By Lisa Jackson-Neblett (PFE) – firstname.lastname@example.org
There are many factors to consider when running SQL Server in a Hyper-V Virtual Machine, guest. Being proactive with the Virtual Machines memory settings can assist you
in avoiding several memory issues that could lead to performance degradation. Understanding how memory can impact SQL Server’s buffer pool is important. Dynamic changes to the size of the buffer
pool can negatively impact performance of SQL Server. In the event the buffer pool size changes due to external factors like memory being removed from the virtual machine it could
impact SQL Server’s performance. The performance may be decreased by the hypervisor requesting memory from SQL Server. Thus, SQL Server would perform
more physical disk reads vs. logical disk reads because the data is no longer in memory. SQL Server also uses memory for a plethora of other activities like storing cached plans. Therefore,
optimizing memory in SQL Server Virtual Machine is important to achieve optimal performance.
Hyper-V has two main memory management settings for virtual machines. The first is static memory. When static memory is used the virtual machine gets a fixed amount of memory.
If the virtual machine uses static memory, the virtual machine memory should remain constant.
The second memory setting is dynamic memory. Dynamic memory is used to allow the host to reclaim and redistribute memory to the virtual machines as needed. There are three main dynamic memory settings,
Startup RAM, Maximum RAM and Memory Buffer. Startup RAM is the amount the virtual machine is allocated on startup. If there is not enough memory allocated or available on the host server the virtual machine will fail to
start. I use the following formula for obtaining a starting point for configuring the Startup RAM memory.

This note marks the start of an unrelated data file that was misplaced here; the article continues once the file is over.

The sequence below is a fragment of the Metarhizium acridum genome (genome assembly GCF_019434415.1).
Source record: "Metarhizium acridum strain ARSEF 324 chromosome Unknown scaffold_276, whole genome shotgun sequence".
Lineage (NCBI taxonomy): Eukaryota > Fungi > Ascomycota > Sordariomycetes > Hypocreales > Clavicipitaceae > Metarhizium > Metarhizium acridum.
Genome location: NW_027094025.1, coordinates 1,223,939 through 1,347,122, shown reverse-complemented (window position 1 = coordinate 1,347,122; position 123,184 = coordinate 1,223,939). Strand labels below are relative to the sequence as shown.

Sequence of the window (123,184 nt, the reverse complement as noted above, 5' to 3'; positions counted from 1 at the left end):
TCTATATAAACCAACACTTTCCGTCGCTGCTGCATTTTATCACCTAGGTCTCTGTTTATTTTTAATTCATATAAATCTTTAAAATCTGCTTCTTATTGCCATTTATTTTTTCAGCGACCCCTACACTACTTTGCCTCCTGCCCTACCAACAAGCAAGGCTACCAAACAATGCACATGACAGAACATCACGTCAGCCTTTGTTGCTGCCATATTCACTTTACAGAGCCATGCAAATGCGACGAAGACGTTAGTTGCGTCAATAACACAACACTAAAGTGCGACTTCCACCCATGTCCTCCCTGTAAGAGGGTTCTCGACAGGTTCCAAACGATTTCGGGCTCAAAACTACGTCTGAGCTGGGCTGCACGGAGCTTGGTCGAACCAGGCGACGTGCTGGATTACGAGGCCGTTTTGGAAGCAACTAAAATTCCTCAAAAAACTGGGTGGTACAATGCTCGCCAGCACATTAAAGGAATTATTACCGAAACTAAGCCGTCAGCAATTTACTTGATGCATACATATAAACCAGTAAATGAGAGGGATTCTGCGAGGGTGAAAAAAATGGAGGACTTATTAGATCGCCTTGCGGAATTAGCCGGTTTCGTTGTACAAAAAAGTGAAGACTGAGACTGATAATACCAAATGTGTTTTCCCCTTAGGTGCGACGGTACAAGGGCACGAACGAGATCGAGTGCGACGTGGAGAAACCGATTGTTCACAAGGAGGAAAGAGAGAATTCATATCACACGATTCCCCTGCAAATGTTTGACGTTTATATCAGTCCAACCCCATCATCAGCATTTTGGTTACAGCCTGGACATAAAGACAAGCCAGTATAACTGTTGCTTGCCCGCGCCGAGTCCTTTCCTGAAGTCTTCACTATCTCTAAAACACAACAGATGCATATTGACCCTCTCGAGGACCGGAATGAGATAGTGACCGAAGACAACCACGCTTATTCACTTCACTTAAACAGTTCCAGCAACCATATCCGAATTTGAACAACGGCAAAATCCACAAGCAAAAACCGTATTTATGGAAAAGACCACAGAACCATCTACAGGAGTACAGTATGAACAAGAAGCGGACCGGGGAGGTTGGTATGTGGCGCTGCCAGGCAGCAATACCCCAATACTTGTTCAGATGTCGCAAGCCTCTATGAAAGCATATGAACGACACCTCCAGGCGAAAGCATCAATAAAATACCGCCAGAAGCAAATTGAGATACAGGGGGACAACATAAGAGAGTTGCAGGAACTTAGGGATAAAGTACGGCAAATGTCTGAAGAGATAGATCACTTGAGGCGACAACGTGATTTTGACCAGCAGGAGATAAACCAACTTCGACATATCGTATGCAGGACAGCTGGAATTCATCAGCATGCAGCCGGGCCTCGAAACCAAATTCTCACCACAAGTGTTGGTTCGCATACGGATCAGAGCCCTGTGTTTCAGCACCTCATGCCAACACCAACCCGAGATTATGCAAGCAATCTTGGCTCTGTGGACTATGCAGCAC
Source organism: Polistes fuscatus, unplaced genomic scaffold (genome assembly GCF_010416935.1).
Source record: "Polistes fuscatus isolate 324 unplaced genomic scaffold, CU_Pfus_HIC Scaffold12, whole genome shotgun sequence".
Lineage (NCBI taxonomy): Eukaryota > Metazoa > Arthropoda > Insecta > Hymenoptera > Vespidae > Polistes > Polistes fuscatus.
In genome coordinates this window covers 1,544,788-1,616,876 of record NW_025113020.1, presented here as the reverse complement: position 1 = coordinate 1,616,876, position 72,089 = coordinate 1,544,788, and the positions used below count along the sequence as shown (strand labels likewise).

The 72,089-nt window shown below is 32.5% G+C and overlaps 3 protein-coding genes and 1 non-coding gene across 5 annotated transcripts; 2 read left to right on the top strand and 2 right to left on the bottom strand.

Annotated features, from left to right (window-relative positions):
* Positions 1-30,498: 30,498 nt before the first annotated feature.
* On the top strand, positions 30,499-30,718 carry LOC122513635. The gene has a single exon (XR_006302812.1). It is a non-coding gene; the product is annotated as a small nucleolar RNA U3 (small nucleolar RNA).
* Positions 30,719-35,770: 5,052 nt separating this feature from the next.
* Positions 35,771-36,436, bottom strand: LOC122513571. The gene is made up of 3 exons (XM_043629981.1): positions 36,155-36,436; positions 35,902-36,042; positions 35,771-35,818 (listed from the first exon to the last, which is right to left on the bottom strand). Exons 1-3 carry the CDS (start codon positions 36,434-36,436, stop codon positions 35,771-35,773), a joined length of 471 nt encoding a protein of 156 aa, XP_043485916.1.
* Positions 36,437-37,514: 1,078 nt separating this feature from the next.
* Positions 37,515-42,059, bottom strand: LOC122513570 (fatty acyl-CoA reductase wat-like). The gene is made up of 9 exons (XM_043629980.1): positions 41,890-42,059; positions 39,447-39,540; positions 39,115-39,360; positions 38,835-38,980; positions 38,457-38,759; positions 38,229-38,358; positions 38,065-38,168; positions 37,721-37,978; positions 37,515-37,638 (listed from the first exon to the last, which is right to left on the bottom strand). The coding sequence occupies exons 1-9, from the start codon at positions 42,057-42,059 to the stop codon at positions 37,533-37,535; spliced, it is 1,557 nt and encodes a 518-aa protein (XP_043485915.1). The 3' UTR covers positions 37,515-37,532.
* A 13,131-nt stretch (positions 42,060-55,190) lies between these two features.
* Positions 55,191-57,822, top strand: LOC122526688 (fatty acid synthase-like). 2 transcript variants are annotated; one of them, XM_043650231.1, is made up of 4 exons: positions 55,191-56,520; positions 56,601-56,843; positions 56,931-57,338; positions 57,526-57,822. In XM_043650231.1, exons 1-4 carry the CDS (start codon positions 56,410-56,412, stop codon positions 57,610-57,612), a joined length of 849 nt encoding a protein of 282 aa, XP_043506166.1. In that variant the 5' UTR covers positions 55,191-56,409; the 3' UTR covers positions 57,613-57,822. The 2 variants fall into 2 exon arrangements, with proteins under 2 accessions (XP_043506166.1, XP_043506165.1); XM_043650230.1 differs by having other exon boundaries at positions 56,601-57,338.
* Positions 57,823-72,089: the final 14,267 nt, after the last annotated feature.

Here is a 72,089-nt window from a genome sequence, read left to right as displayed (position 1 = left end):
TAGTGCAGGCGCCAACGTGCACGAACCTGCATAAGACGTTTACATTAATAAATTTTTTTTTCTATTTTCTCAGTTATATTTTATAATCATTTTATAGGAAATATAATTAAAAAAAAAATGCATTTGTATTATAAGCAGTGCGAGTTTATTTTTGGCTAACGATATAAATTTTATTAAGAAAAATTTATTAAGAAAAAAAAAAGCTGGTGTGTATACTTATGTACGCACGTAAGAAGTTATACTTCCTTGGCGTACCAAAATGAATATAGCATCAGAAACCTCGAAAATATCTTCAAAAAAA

Startup RAM = OS needs (typically 1-2GB but can vary) + min_server_memory (SQL Server Setting)
If the min_server_memory setting in SQL Server is set to its default of 0 you will want to have a minimum Startup RAM => OS needs (typically 1-2GB but can vary) + at least 1 GB which is the minimum requirement
for SQL Server. Theoretically you could run it with less but will most likely impact performance if not enough memory is allocated to SQL Server.
Maximum RAM is the maximum amount of RAM that will be available to the virtual machine. I use the following formula as a starting point for configuring the Maximum RAM memory.
Maximum RAM => OS needs (typically 1-2GB but can vary) + max_server_memory (SQL Server Setting) + + memory requirements for other applications running in the virtual machine + 5% (Memory Buffer allowance).
The last setting for dynamic memory is the Memory buffer. The memory buffer is used by Hyper-V to specify how much extra memory is needed for cache files to obtain peak performance. Since SQL Server already manages its own memory and it will use all it is allowed to you will want to make this setting as low as possible which is 5%.
Once you have determined how you are going to configure your memory settings it will be important to check performance counters on the host and virtual machine to see if the memory settings are good or if they need to be “tweaked” to obtain optimal performance. Other performance metrics should be measured from within SQL Server as well to make sure you have the optimal settings.